Research Article| Volume 42, ISSUE 10, P1084-1087, October 2011

Cattle associated trauma – A one year prospective study of all injuries



      To prospectively study all types and frequency of injuries resulting from direct contact with cattle in an occupational setting.


      Prospective evaluation of all injuries due to direct contact with cattle presenting to the Emergency Department (ED) of a rural District General Hospital over a one year period.


      Injuries related to cattle were a common reason for presentation to the ED. Some clear patterns of injury were noted. Injuries to the upper extremity were particularly common, especially the hand and wrist and were associated with particular activities and mechanisms. Truncal injuries were less common but do have the potential for serious morbidity and mortality as noted in previous studies.


      Injuries related to direct contact with cattle are common. We noted an as yet unreported common pattern of injury to the hands of workers kicked whilst handling cattle at milking time. We also noted the previously recognized potential for serious injury due to more proximal body trauma whilst working with large animals. Whilst there is some work available pertaining to injury prevention in this industry, our study demonstrates a need for further work to be done to minimize and prevent future injuries.


      To read this article in full you will need to make a payment

      Purchase one-time access:

      Academic & Personal: 24 hour online accessCorporate R&D Professionals: 24 hour online access
      One-time access price info
      • For academic or personal research use, select 'Academic and Personal'
      • For corporate R&D use, select 'Corporate R&D Professionals'


      Subscribe to Injury
      Already a print subscriber? Claim online access
      Already an online subscriber? Sign in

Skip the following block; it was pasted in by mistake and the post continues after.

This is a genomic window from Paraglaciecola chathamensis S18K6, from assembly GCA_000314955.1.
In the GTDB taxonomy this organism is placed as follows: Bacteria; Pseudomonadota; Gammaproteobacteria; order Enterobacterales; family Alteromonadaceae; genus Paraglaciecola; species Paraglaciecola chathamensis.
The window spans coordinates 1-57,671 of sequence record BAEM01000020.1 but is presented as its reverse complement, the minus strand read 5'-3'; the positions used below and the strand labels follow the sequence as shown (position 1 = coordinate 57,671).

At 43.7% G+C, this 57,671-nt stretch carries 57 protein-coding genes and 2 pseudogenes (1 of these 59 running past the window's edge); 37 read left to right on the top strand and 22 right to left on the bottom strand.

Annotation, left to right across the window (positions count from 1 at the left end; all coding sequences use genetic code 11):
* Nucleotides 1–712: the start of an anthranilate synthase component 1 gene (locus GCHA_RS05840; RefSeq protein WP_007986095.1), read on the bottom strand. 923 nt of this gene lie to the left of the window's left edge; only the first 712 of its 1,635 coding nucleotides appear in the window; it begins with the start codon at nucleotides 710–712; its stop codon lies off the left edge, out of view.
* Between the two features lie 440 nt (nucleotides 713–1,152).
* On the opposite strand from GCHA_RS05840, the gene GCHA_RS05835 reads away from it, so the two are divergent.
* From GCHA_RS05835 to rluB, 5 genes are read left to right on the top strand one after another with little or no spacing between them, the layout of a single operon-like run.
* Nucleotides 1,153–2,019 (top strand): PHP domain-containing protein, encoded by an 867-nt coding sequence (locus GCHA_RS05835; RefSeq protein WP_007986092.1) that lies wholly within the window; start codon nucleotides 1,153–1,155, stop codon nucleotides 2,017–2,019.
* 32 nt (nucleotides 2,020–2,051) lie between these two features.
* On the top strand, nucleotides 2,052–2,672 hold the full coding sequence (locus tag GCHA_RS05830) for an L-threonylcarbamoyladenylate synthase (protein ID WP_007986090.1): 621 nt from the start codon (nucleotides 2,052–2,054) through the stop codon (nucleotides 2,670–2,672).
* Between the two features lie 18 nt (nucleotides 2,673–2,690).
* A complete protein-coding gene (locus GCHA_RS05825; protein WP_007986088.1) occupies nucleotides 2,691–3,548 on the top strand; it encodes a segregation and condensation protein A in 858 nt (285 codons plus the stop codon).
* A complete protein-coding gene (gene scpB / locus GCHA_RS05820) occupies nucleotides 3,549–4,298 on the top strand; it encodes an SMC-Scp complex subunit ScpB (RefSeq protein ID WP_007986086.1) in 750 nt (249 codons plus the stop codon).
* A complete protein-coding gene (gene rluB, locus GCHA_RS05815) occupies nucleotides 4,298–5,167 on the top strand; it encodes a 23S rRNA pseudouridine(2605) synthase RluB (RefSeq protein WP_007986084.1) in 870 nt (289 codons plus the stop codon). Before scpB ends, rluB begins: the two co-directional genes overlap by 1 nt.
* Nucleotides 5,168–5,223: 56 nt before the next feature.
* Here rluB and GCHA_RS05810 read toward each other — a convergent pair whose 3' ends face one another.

Institutional Access: Sign in to ScienceDirect


      1. Agricultural Production Statistics. June 2009 (final).

      2. Beef finishing and dairy beef.

        • Bentley T.
        • Moore D.
        • Tappin D.
        • et al.
        Investigating slips, trips and falls in the New Zealand dairy farming sector.
        Ergonomics. 2005; 48: 1008-1019
        • Boyle D.
        • Gerberich S.G.
        • Gibson R.W.
        • et al.
        Injury from dairy cattle activities.
        Epidemiology. 1997; 8: 37-41
        • Casey G.M.
        • Grant A.M.
        • Roerig D.S.
        • et al.
        Farm worker injuries associated with cows, New York State 1991–1996.
        Am Assoc Occup Health Nurses J. 1997; 45: 446-450
        • Dogan K.H.
        • Demirci S.
        • Erkol Z.
        • et al.
        Injuries and deaths occurring as a result of bull attack.
        J Agromed. 2008; 13: 191-196
      3. Fatalities Caused by Cattle – Four States., vol. 58 (29);800 2003–2008.

        • Hendricks K.J.
        • Adekoya N.
        Non-fatal animal related injuries to youth occurring on farms in the United States, 1998.
        Inj Prev. 2001; 7: 307-311
        • Isaacs S.G.
        • Powers L.A.
        • Lineberry G.T.
        • Scharf T.
        Enhancing cattle handling safety with the work crew performance model.
        J Agric Saf Health. 2008; 14: 261-271
        • Langley R.L.
        • Hunter J.L.
        Occupational fatalities due to animal-related events.
        Wilderness Environ Med. 2001; 12: 168-174
        • Murphy C.G.
        • McGuire C.M.
        • O’Malley N.
        • Harrington P.
        Cow-related trauma: a 10-year review of injuries admitted to a single institution.
        Injury, Int J Care Injured. 2010; 41: 548-550
      4. New Zealand income survey., June 2009.

        • Nogalski A.
        • Jankiewicz L.
        • Cwik G.
        • et al.
        Animal related injuries treated at the Department of Trauma and Emergency Medicine, Medical University of Lublin.
        Ann Agric Environ Med. 2007; 14: 57-61
        • Roman-Muniz I.N.
        • Van Metre D.C.
        • Garry F.B.
        • et al.
        Training methods and association with worker injury on Colorado dairies: a survey.
        J Agromed. 2006; 11: 19-26
      5. Statistics New Zealand, Census 2006.